Mathematical Model Developments for Thermochemical Ablation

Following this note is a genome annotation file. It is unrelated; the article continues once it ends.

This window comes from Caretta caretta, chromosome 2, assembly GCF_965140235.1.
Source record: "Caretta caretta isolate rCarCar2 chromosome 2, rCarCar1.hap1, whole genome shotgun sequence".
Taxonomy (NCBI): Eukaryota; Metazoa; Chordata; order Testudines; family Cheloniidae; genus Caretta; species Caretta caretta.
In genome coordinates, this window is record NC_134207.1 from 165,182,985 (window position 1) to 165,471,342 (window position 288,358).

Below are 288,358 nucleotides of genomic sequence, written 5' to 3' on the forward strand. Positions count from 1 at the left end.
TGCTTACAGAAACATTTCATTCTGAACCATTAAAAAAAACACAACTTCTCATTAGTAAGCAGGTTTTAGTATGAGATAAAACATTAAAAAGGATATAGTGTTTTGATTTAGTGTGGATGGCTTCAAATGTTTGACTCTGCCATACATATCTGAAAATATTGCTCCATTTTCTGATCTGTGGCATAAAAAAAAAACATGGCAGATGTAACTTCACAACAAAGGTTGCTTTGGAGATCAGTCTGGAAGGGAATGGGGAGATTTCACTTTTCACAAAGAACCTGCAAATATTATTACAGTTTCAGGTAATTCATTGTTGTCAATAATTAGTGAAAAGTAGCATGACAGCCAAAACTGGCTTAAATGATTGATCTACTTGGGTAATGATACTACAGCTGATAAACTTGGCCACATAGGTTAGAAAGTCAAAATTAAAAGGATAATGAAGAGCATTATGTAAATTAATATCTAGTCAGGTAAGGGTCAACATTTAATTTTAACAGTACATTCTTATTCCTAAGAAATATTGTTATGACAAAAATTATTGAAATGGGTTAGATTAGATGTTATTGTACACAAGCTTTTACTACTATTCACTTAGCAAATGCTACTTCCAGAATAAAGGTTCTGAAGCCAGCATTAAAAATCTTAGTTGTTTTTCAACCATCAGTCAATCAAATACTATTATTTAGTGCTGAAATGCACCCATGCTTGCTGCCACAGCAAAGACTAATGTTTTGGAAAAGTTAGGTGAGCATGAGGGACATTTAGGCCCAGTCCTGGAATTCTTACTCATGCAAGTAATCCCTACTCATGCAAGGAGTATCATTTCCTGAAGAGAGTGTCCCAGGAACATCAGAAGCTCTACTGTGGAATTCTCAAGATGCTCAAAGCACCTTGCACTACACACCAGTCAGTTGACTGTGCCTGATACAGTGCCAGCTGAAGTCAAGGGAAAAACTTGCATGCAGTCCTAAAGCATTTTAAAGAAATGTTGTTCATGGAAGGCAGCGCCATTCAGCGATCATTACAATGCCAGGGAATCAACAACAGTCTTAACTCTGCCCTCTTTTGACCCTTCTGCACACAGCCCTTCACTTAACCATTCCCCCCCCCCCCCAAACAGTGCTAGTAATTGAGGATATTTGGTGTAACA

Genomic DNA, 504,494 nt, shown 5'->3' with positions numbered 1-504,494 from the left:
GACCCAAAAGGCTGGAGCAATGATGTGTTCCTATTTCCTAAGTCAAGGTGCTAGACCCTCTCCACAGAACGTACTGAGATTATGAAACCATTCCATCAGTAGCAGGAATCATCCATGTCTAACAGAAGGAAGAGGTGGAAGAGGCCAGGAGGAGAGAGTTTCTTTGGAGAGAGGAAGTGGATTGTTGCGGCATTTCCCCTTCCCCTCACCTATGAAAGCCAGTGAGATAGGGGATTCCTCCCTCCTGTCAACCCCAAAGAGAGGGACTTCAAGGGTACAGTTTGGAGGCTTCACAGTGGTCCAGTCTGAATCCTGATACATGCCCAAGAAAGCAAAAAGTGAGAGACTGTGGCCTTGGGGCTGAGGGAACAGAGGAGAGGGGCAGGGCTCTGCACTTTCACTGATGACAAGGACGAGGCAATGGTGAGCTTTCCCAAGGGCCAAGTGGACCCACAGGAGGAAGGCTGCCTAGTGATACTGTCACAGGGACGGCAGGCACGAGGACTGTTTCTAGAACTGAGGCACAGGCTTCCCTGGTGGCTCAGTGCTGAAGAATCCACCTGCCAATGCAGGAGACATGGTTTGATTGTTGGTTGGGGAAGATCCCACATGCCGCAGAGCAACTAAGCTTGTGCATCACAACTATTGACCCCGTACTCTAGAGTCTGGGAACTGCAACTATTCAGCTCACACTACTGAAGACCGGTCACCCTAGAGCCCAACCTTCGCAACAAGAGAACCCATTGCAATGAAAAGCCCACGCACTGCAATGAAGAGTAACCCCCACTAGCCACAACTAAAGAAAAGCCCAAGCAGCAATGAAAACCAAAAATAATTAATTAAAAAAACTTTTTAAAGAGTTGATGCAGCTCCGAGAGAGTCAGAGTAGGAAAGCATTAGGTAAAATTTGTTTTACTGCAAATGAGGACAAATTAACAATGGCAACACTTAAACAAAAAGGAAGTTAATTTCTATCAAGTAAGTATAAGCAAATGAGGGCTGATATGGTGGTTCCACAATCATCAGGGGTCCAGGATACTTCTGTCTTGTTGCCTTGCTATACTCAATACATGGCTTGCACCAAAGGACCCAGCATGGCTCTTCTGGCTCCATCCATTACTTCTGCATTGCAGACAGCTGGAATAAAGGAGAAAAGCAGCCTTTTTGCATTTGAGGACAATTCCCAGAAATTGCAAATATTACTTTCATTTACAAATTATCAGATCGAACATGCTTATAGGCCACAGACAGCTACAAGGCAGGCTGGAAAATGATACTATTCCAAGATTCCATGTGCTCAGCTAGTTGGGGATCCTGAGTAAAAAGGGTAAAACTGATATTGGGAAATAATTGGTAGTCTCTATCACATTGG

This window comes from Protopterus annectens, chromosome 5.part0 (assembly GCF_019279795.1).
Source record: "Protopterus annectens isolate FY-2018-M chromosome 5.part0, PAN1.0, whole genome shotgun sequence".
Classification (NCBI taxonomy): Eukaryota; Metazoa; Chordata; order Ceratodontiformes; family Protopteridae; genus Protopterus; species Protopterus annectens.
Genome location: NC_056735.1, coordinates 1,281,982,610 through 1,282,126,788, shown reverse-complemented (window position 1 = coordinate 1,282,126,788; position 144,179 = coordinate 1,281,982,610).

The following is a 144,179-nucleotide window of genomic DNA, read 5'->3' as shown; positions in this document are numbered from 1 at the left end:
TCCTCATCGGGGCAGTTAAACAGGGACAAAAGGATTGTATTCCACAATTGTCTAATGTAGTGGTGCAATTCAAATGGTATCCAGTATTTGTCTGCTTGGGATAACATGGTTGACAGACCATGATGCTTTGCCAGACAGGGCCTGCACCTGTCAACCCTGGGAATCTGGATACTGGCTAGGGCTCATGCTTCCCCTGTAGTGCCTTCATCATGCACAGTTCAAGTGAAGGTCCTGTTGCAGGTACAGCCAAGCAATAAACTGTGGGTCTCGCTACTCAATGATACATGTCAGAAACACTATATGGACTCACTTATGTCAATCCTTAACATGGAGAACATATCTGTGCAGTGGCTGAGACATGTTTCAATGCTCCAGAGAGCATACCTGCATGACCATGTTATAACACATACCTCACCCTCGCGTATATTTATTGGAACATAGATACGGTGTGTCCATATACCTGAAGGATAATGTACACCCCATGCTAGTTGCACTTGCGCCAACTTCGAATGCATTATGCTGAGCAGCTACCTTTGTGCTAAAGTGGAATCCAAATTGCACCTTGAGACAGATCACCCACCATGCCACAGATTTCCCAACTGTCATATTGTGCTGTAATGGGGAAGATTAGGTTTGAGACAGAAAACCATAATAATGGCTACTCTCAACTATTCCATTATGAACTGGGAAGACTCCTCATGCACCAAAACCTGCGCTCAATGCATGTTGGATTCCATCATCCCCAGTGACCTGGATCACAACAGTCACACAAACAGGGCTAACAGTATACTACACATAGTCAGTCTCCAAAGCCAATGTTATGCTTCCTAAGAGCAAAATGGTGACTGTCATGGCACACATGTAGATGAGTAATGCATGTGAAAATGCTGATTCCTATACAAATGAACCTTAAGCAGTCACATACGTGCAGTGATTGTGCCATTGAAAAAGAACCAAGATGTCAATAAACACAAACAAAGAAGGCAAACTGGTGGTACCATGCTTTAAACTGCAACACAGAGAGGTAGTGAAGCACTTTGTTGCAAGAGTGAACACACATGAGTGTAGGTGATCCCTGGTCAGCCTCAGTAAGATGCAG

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Thermochemical ablation (TCA) is a novel, conceptual platform of minimally invasive therapy of HCC. In TCA, an acid and a base are mixed immediately prior to injection. As a result, heat is released as exothermal reaction occurs and hot salt solution enters the targeted tissue. Moreover, the by-products create an environment that may increase diameter of lethal zone, and serve as a local diffusion reservoir to reduce the risk of local recurrence. Therefore, a mathematical model is developed to evaluate TCA injections. Governing equations that are derived from mixture theory for our formulation enforce mass, momentum and energy balance. Additional constitutive properties are needed to account for temperature induced changes. Therefore, to describe how the density of the ablative solutions changes with temperature and concentration, the model proposed by Laliberté and Cooper was selected. The Arrhenius equation was modified to account for salt concentration, and then used as dose model for estimating tissue damage. Acquisition of datasets of salt distribution and temperature are required to design and evaluate mathematical models of TCA injections. Thus, testing on a liver mimicking phantom will be important. A procedure was developed to ensure reproducibility, and the porosity of various foams were calculated. This project was completed with contributions from David Fuentes from the University of Texas MD Anderson Cancer Center.